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Jun 26, 2006

Trackback or Pingback

When we started developing our own blog functionalities we were quite blue eyed as to what we should put in there.
Our first description of what should or could be included in our blogging application was very unaware of today's standard blogging tools functions and the underlying protocols.

But now we've seriously read up on the subjects and discovered that reciprocal linking between blogs was very standard procedure.

In the past I've already created a tool called the links exchanger, that enabled quick reciprocal linking between web pages along with control mechanisms to make sure that links were present and stayed that way.  The mechanism is still implemented at a lot of the sites we developed for our customers, as well as for our own e-commerce sites. And still works great.

But we never actively promoted that tool, and put further development on hold.

And in the meantime the web world experienced this huge wave of blogging and  bloggers created their own ways of commenting on each other blogs, and manage reciprocal linking along the way.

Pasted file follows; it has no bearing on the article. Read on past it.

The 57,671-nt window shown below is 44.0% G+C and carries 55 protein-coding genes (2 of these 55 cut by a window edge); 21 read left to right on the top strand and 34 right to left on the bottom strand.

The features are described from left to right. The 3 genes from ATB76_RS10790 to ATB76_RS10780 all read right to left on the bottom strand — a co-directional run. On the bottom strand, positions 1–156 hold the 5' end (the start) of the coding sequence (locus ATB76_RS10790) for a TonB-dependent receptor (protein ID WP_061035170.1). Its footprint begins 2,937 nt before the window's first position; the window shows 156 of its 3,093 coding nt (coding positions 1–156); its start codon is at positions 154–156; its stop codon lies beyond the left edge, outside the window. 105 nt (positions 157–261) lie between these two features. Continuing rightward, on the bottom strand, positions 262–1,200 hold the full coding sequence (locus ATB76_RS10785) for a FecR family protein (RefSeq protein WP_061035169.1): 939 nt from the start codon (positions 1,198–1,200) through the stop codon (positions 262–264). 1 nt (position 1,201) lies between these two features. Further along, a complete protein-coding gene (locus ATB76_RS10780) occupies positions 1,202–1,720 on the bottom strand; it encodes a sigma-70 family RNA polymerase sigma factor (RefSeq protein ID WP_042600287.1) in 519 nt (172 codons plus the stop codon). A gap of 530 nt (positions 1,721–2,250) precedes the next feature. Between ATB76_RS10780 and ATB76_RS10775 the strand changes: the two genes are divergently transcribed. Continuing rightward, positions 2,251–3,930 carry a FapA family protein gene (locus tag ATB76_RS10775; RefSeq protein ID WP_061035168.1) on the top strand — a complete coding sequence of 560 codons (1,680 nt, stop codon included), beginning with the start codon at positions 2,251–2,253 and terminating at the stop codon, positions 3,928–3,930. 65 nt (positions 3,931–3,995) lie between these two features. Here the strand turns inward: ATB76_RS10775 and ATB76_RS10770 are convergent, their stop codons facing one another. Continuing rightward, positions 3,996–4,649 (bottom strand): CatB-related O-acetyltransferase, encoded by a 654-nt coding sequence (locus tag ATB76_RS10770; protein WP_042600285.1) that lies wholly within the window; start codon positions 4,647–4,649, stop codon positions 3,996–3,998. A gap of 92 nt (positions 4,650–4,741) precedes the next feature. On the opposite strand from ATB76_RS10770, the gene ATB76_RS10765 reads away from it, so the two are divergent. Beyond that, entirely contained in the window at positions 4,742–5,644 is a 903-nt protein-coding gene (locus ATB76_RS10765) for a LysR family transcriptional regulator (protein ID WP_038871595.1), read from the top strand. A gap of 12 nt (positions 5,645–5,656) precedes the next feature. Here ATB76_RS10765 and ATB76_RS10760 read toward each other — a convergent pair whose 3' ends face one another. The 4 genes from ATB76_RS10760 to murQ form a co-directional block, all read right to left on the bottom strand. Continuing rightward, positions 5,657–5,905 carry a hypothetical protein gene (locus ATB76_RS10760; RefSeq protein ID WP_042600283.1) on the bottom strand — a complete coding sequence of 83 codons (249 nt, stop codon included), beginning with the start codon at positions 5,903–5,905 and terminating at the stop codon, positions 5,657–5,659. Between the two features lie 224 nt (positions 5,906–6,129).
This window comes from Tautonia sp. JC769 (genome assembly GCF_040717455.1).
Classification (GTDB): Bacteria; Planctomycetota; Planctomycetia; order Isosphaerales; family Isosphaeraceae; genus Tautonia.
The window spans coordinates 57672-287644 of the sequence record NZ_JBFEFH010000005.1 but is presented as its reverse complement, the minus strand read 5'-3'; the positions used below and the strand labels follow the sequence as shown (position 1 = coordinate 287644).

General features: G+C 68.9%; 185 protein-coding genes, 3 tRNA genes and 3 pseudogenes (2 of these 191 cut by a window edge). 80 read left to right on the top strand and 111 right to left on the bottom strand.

Enter trackback and pingback!
The first protocol I discovered was pingback. Pingback seemed a very promising way of implementing automated reciprocal linking to my blog, and I will discuss some more details about pingback very soon in another blog.

Then I soon found out about another method: trackback.

This left me wondering if there were even more "protocols" around, but I could not find any relevant information in ping or trackback related pages and posts on the internet.

Pingback or Trackback?
Now what method should we start implementing, if any?
Pingback seemed very promising at first as it is a lean and mean protocol, and looked fun to create our own classes and methods for to implement in our framework.
But we soon noticed that trackback seems to have "won" the battle, at least in googlefight which shows 153,000,000 results for trackback vs. 3,600,000 results for pingback.

Also we noticed that pingback relies on XML-RPC heavily and it appears that the PHP manual pages for XML-RPC states all PHP functions for XML-RPC are EXPERIMENTAL and has no manual entries that can be of use.
Now that's something I like in art, music, films etcetera, but makes me go hmmm.

And with the help of Sam Ruby's blog and his common sense point of view on trackback vs. pingback we decided to start studying and implementing the trackback functionalities first, and will investigate if we can support pingback after finishing trackback.

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